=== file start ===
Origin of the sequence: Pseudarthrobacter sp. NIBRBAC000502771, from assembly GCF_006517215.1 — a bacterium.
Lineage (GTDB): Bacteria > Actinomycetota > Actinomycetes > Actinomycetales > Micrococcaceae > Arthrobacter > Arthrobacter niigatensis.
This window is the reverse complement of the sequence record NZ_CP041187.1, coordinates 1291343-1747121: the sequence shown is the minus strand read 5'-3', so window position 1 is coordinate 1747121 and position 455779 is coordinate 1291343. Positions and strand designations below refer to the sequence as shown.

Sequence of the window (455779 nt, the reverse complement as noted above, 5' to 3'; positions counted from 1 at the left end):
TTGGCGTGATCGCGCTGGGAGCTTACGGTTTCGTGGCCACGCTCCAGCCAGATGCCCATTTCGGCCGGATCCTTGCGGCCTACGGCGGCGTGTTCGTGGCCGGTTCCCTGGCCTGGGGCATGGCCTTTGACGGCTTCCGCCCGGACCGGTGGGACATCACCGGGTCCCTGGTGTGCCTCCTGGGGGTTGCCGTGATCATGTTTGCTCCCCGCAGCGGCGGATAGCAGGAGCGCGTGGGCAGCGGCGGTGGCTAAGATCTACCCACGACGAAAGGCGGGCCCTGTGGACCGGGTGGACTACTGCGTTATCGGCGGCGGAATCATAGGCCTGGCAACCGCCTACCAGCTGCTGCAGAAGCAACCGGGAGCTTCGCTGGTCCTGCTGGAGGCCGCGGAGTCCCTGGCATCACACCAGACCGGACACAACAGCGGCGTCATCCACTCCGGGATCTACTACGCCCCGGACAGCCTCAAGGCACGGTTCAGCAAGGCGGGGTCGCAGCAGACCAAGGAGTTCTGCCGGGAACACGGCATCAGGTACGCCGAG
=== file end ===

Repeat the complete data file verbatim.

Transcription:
Origin of the sequence: Pseudarthrobacter sp. NIBRBAC000502771, from assembly GCF_006517215.1 — a bacterium.
Lineage (GTDB): Bacteria > Actinomycetota > Actinomycetes > Actinomycetales > Micrococcaceae > Arthrobacter > Arthrobacter niigatensis.
This window is the reverse complement of the sequence record NZ_CP041187.1, coordinates 1291343-1747121: the sequence shown is the minus strand read 5'-3', so window position 1 is coordinate 1747121 and position 455779 is coordinate 1291343. Positions and strand designations below refer to the sequence as shown.

Sequence of the window (455779 nt, the reverse complement as noted above, 5' to 3'; positions counted from 1 at the left end):
TTGGCGTGATCGCGCTGGGAGCTTACGGTTTCGTGGCCACGCTCCAGCCAGATGCCCATTTCGGCCGGATCCTTGCGGCCTACGGCGGCGTGTTCGTGGCCGGTTCCCTGGCCTGGGGCATGGCCTTTGACGGCTTCCGCCCGGACCGGTGGGACATCACCGGGTCCCTGGTGTGCCTCCTGGGGGTTGCCGTGATCATGTTTGCTCCCCGCAGCGGCGGATAGCAGGAGCGCGTGGGCAGCGGCGGTGGCTAAGATCTACCCACGACGAAAGGCGGGCCCTGTGGACCGGGTGGACTACTGCGTTATCGGCGGCGGAATCATAGGCCTGGCAACCGCCTACCAGCTGCTGCAGAAGCAACCGGGAGCTTCGCTGGTCCTGCTGGAGGCCGCGGAGTCCCTGGCATCACACCAGACCGGACACAACAGCGGCGTCATCCACTCCGGGATCTACTACGCCCCGGACAGCCTCAAGGCACGGTTCAGCAAGGCGGGGTCGCAGCAGACCAAGGAGTTCTGCCGGGAACACGGCATCAGGTACGCCGAG